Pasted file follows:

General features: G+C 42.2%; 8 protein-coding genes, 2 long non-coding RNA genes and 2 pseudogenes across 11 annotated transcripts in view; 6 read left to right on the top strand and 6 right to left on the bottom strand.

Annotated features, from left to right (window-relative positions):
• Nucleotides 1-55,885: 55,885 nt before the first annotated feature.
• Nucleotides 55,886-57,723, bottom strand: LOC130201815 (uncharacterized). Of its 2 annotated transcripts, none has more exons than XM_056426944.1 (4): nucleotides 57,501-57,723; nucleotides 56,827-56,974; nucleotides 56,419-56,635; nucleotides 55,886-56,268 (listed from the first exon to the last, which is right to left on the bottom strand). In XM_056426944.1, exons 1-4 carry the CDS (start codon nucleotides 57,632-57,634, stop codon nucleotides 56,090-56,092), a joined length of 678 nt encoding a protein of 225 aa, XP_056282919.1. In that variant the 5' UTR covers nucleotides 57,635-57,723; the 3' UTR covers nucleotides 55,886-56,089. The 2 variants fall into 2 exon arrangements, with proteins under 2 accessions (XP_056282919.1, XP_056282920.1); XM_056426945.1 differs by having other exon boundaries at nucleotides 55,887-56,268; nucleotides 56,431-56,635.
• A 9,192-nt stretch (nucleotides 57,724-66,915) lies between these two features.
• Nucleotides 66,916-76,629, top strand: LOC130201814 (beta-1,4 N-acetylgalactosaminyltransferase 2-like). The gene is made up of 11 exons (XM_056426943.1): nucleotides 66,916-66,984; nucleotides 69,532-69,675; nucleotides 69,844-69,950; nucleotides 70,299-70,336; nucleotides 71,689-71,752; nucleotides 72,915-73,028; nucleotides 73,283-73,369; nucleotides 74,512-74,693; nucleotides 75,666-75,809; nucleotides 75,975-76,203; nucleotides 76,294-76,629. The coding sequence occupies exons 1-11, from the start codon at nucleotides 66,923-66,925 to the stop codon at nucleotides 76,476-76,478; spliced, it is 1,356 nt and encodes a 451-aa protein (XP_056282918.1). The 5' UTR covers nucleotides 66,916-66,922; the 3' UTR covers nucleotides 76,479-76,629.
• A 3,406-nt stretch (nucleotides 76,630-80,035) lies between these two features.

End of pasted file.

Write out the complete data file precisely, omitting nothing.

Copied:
General features: G+C 42.2%; 8 protein-coding genes, 2 long non-coding RNA genes and 2 pseudogenes across 11 annotated transcripts in view; 6 read left to right on the top strand and 6 right to left on the bottom strand.

Annotated features, from left to right (window-relative positions):
• Nucleotides 1-55,885: 55,885 nt before the first annotated feature.
• Nucleotides 55,886-57,723, bottom strand: LOC130201815 (uncharacterized). Of its 2 annotated transcripts, none has more exons than XM_056426944.1 (4): nucleotides 57,501-57,723; nucleotides 56,827-56,974; nucleotides 56,419-56,635; nucleotides 55,886-56,268 (listed from the first exon to the last, which is right to left on the bottom strand). In XM_056426944.1, exons 1-4 carry the CDS (start codon nucleotides 57,632-57,634, stop codon nucleotides 56,090-56,092), a joined length of 678 nt encoding a protein of 225 aa, XP_056282919.1. In that variant the 5' UTR covers nucleotides 57,635-57,723; the 3' UTR covers nucleotides 55,886-56,089. The 2 variants fall into 2 exon arrangements, with proteins under 2 accessions (XP_056282919.1, XP_056282920.1); XM_056426945.1 differs by having other exon boundaries at nucleotides 55,887-56,268; nucleotides 56,431-56,635.
• A 9,192-nt stretch (nucleotides 57,724-66,915) lies between these two features.
• Nucleotides 66,916-76,629, top strand: LOC130201814 (beta-1,4 N-acetylgalactosaminyltransferase 2-like). The gene is made up of 11 exons (XM_056426943.1): nucleotides 66,916-66,984; nucleotides 69,532-69,675; nucleotides 69,844-69,950; nucleotides 70,299-70,336; nucleotides 71,689-71,752; nucleotides 72,915-73,028; nucleotides 73,283-73,369; nucleotides 74,512-74,693; nucleotides 75,666-75,809; nucleotides 75,975-76,203; nucleotides 76,294-76,629. The coding sequence occupies exons 1-11, from the start codon at nucleotides 66,923-66,925 to the stop codon at nucleotides 76,476-76,478; spliced, it is 1,356 nt and encodes a 451-aa protein (XP_056282918.1). The 5' UTR covers nucleotides 66,916-66,922; the 3' UTR covers nucleotides 76,479-76,629.
• A 3,406-nt stretch (nucleotides 76,630-80,035) lies between these two features.